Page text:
No French nerves ahead of Australia game

France coach Didier Deschamps says he knows Australia's players well.

And he knows they won't be pushovers in their World Cup opener in Qatar on Tuesday night (Wednesday 0600 AEDT).

But nerves? Any trepidation in the French camp?

"There's no apprehension," Deschamps told reporters.

"There is no anxiety or anything. Everyone is calm. There are cool heads.

"We know that Australia will give us a run for our money ... we are not counting our chickens before they are hatched.

"We know our three opponents ahead of us, we know Australia very well."

Deschamps dismissed the curse of the title-holders: at the past three World Cups, the defending champion has failed to advance from their group.

"This is based on statistics, probability, facts," he said.

"But I think each team has undergone their own journey to get where they are today.

"It is up to us to have a squad that is aware of the objective of the first game.

"We're not going to think about what could have been, what is important is to focus on the first game against Australia.

"Everything before is on the sideline now. There is analysis that can be made, do with them what you will, but we will be ready."

Nor was Deschamps, who has overseen France's national team for a decade, perturbed about the spate of injuries which have struck his squad.

Ballon d'Or winner Karim Benzema was ruled out after arriving in Doha, joining the esteemed likes of Paul Pogba, N'Golo Kante and Christopher Nkunku in missing the cup because of injury.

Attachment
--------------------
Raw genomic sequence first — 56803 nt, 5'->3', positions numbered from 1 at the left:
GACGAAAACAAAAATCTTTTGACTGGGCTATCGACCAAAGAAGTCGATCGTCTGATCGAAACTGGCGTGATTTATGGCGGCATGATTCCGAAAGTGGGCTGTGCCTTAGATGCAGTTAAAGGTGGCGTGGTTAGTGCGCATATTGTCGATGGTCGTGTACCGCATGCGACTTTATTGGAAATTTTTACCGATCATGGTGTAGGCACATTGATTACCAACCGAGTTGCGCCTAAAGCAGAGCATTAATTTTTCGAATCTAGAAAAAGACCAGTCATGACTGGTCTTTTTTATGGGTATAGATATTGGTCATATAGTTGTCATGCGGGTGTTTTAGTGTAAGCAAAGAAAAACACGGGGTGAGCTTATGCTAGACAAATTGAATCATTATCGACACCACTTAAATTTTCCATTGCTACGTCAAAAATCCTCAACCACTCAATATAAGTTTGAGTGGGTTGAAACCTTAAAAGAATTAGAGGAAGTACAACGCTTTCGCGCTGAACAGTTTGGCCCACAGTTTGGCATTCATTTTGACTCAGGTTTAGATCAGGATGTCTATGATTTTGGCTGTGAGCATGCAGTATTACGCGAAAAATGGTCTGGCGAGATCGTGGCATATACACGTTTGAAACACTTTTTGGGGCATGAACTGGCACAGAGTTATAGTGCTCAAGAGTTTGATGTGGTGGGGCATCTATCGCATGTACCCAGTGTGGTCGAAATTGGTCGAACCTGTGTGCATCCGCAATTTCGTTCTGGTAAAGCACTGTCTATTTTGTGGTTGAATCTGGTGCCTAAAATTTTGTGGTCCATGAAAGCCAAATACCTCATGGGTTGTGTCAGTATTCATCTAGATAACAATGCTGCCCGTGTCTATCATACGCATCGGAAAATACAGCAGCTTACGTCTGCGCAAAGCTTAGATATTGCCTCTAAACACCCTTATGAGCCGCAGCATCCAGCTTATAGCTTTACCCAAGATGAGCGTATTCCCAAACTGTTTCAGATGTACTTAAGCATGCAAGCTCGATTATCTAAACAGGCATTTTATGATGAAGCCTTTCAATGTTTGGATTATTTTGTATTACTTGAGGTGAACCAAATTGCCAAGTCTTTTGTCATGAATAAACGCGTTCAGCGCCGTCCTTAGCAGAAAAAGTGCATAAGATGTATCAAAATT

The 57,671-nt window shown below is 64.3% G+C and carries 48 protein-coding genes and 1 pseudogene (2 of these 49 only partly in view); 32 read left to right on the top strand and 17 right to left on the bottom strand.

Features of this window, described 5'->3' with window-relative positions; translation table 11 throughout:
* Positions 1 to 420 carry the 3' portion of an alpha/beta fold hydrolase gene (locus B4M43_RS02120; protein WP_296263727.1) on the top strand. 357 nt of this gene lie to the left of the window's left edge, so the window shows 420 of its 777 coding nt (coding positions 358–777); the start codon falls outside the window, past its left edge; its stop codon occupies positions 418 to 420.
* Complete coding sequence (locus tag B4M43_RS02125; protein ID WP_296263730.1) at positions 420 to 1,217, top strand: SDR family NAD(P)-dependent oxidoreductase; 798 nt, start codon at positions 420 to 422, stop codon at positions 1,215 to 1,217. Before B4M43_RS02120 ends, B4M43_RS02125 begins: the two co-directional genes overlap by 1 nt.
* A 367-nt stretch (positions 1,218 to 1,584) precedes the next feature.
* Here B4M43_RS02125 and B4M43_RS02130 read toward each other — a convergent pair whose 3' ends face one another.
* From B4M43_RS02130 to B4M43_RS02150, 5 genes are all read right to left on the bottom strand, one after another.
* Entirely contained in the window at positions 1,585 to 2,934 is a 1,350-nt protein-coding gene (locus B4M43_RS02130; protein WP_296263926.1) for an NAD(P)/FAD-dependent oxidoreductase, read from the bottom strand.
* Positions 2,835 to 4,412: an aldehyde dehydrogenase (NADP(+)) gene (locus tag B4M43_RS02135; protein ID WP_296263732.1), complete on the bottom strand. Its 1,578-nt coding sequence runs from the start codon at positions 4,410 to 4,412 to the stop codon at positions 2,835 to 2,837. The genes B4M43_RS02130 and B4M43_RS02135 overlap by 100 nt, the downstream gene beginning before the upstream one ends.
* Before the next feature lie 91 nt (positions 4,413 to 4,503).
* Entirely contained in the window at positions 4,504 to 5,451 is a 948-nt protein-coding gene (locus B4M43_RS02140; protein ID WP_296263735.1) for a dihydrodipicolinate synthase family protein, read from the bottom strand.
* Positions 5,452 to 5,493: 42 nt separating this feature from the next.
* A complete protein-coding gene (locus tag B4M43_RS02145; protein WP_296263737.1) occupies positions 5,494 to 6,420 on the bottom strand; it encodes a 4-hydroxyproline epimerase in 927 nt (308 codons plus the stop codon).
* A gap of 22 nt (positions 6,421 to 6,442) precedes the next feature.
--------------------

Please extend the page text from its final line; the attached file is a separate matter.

"It is full steam ahead with the team we have available to us," he said.

"Less ambition and less desire to do everything to get to the end? I don't think so.

"My options have changed. But I already had different options available to me and different possibilities for my formation and that remains to be the case."

The injuries will force France into fielding a team with less experience but still with strong leadership, he said.

"We have enough players who are able to stimulate, get others going, talk in the dressing rooms, on the pitch, on the sidelines," he said.

"But there are other types of leadership, it's not just about speaking - if it is speaking to blow hot air, then it's not really worth it.

"It's important that each player is a leader in their position then we'll see what they are made of on the pitch.

"Rome wasn't built in a day, it can't happen overnight. But we have exactly what we need."